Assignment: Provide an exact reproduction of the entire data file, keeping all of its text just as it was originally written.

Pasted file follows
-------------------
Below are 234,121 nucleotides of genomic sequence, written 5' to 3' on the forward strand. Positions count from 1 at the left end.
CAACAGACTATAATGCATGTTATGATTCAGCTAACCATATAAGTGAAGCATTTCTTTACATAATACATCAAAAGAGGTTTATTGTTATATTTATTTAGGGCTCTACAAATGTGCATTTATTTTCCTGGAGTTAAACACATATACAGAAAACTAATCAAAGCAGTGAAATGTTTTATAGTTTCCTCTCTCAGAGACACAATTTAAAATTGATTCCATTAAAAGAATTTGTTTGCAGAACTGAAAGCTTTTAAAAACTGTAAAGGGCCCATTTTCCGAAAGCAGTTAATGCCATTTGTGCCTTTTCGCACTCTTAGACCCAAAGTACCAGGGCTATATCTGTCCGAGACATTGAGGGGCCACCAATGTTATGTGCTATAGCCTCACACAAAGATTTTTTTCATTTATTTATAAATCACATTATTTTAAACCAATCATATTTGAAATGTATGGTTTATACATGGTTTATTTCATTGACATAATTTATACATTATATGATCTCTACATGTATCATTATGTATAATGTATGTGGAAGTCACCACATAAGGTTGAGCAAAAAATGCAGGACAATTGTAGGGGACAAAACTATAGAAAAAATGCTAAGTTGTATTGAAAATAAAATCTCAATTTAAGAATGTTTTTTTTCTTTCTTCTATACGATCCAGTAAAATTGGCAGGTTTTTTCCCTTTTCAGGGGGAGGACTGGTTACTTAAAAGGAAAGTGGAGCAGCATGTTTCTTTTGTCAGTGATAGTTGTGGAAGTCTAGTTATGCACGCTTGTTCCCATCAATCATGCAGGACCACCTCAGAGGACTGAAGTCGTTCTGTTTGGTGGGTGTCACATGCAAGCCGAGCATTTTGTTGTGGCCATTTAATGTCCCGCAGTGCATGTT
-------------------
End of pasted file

Below are 234,121 nucleotides of genomic sequence, written 5' to 3' on the forward strand. Positions count from 1 at the left end.
CAACAGACTATAATGCATGTTATGATTCAGCTAACCATATAAGTGAAGCATTTCTTTACATAATACATCAAAAGAGGTTTATTGTTATATTTATTTAGGGCTCTACAAATGTGCATTTATTTTCCTGGAGTTAAACACATATACAGAAAACTAATCAAAGCAGTGAAATGTTTTATAGTTTCCTCTCTCAGAGACACAATTTAAAATTGATTCCATTAAAAGAATTTGTTTGCAGAACTGAAAGCTTTTAAAAACTGTAAAGGGCCCATTTTCCGAAAGCAGTTAATGCCATTTGTGCCTTTTCGCACTCTTAGACCCAAAGTACCAGGGCTATATCTGTCCGAGACATTGAGGGGCCACCAATGTTATGTGCTATAGCCTCACACAAAGATTTTTTTCATTTATTTATAAATCACATTATTTTAAACCAATCATATTTGAAATGTATGGTTTATACATGGTTTATTTCATTGACATAATTTATACATTATATGATCTCTACATGTATCATTATGTATAATGTATGTGGAAGTCACCACATAAGGTTGAGCAAAAAATGCAGGACAATTGTAGGGGACAAAACTATAGAAAAAATGCTAAGTTGTATTGAAAATAAAATCTCAATTTAAGAATGTTTTTTTTCTTTCTTCTATACGATCCAGTAAAATTGGCAGGTTTTTTCCCTTTTCAGGGGGAGGACTGGTTACTTAAAAGGAAAGTGGAGCAGCATGTTTCTTTTGTCAGTGATAGTTGTGGAAGTCTAGTTATGCACGCTTGTTCCCATCAATCATGCAGGACCACCTCAGAGGACTGAAGTCGTTCTGTTTGGTGGGTGTCACATGCAAGCCGAGCATTTTGTTGTGGCCATTTAATGTCCCGCAGTGCATGTT